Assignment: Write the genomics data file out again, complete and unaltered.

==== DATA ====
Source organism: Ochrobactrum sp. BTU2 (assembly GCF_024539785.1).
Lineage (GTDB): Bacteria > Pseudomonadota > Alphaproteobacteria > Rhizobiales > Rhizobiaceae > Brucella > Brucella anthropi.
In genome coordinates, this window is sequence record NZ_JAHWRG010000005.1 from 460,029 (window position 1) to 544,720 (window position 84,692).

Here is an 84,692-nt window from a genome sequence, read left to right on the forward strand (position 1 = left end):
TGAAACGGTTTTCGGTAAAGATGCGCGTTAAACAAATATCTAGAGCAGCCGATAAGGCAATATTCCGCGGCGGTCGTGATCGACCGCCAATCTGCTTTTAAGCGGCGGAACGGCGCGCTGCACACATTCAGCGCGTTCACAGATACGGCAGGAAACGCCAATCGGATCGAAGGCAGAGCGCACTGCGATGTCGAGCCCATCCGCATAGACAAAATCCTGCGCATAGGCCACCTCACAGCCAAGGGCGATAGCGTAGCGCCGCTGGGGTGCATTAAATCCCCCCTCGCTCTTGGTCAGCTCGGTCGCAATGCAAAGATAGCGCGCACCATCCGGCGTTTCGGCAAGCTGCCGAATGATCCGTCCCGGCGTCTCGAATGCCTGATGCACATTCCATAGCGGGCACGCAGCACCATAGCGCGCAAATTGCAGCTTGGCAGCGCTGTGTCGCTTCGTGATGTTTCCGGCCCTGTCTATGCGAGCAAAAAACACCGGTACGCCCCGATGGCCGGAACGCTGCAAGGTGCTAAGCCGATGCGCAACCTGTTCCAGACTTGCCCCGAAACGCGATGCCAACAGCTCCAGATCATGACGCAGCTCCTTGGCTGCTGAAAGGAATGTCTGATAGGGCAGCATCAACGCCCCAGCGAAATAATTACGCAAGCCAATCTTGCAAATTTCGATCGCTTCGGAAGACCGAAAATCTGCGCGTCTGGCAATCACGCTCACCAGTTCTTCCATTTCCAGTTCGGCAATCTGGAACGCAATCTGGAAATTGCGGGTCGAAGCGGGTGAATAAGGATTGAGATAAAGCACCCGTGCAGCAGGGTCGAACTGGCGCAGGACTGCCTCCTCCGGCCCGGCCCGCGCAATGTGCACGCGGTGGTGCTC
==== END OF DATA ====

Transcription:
Source organism: Ochrobactrum sp. BTU2 (assembly GCF_024539785.1).
Lineage (GTDB): Bacteria > Pseudomonadota > Alphaproteobacteria > Rhizobiales > Rhizobiaceae > Brucella > Brucella anthropi.
In genome coordinates, this window is sequence record NZ_JAHWRG010000005.1 from 460,029 (window position 1) to 544,720 (window position 84,692).

Here is an 84,692-nt window from a genome sequence, read left to right on the forward strand (position 1 = left end):
TGAAACGGTTTTCGGTAAAGATGCGCGTTAAACAAATATCTAGAGCAGCCGATAAGGCAATATTCCGCGGCGGTCGTGATCGACCGCCAATCTGCTTTTAAGCGGCGGAACGGCGCGCTGCACACATTCAGCGCGTTCACAGATACGGCAGGAAACGCCAATCGGATCGAAGGCAGAGCGCACTGCGATGTCGAGCCCATCCGCATAGACAAAATCCTGCGCATAGGCCACCTCACAGCCAAGGGCGATAGCGTAGCGCCGCTGGGGTGCATTAAATCCCCCCTCGCTCTTGGTCAGCTCGGTCGCAATGCAAAGATAGCGCGCACCATCCGGCGTTTCGGCAAGCTGCCGAATGATCCGTCCCGGCGTCTCGAATGCCTGATGCACATTCCATAGCGGGCACGCAGCACCATAGCGCGCAAATTGCAGCTTGGCAGCGCTGTGTCGCTTCGTGATGTTTCCGGCCCTGTCTATGCGAGCAAAAAACACCGGTACGCCCCGATGGCCGGAACGCTGCAAGGTGCTAAGCCGATGCGCAACCTGTTCCAGACTTGCCCCGAAACGCGATGCCAACAGCTCCAGATCATGACGCAGCTCCTTGGCTGCTGAAAGGAATGTCTGATAGGGCAGCATCAACGCCCCAGCGAAATAATTACGCAAGCCAATCTTGCAAATTTCGATCGCTTCGGAAGACCGAAAATCTGCGCGTCTGGCAATCACGCTCACCAGTTCTTCCATTTCCAGTTCGGCAATCTGGAACGCAATCTGGAAATTGCGGGTCGAAGCGGGTGAATAAGGATTGAGATAAAGCACCCGTGCAGCAGGGTCGAACTGGCGCAGGACTGCCTCCTCCGGCCCGGCCCGCGCAATGTGCACGCGGTGGTGCTC